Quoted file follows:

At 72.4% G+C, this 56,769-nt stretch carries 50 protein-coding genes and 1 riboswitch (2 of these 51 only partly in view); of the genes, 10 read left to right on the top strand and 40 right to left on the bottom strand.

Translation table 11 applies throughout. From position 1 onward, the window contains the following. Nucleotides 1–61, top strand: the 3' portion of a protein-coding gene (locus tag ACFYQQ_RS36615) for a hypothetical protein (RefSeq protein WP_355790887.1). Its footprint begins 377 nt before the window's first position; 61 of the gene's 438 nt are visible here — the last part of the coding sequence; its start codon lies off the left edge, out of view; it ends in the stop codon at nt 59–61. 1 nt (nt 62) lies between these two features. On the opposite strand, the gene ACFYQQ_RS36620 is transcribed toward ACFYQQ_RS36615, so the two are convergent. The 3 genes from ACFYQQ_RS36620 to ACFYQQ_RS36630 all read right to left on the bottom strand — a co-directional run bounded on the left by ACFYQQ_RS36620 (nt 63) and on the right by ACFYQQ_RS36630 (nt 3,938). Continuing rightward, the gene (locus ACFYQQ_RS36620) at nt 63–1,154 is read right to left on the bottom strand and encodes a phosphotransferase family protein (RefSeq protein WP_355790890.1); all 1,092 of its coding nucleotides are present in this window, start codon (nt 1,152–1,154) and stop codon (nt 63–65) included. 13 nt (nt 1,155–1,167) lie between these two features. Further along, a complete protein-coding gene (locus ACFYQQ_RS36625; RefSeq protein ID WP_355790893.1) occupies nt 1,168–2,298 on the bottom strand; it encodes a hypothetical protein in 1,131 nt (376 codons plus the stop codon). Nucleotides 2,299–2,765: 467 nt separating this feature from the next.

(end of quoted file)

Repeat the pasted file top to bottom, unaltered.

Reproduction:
At 72.4% G+C, this 56,769-nt stretch carries 50 protein-coding genes and 1 riboswitch (2 of these 51 only partly in view); of the genes, 10 read left to right on the top strand and 40 right to left on the bottom strand.

Translation table 11 applies throughout. From position 1 onward, the window contains the following. Nucleotides 1–61, top strand: the 3' portion of a protein-coding gene (locus tag ACFYQQ_RS36615) for a hypothetical protein (RefSeq protein WP_355790887.1). Its footprint begins 377 nt before the window's first position; 61 of the gene's 438 nt are visible here — the last part of the coding sequence; its start codon lies off the left edge, out of view; it ends in the stop codon at nt 59–61. 1 nt (nt 62) lies between these two features. On the opposite strand, the gene ACFYQQ_RS36620 is transcribed toward ACFYQQ_RS36615, so the two are convergent. The 3 genes from ACFYQQ_RS36620 to ACFYQQ_RS36630 all read right to left on the bottom strand — a co-directional run bounded on the left by ACFYQQ_RS36620 (nt 63) and on the right by ACFYQQ_RS36630 (nt 3,938). Continuing rightward, the gene (locus ACFYQQ_RS36620) at nt 63–1,154 is read right to left on the bottom strand and encodes a phosphotransferase family protein (RefSeq protein WP_355790890.1); all 1,092 of its coding nucleotides are present in this window, start codon (nt 1,152–1,154) and stop codon (nt 63–65) included. 13 nt (nt 1,155–1,167) lie between these two features. Further along, a complete protein-coding gene (locus ACFYQQ_RS36625; RefSeq protein ID WP_355790893.1) occupies nt 1,168–2,298 on the bottom strand; it encodes a hypothetical protein in 1,131 nt (376 codons plus the stop codon). Nucleotides 2,299–2,765: 467 nt separating this feature from the next.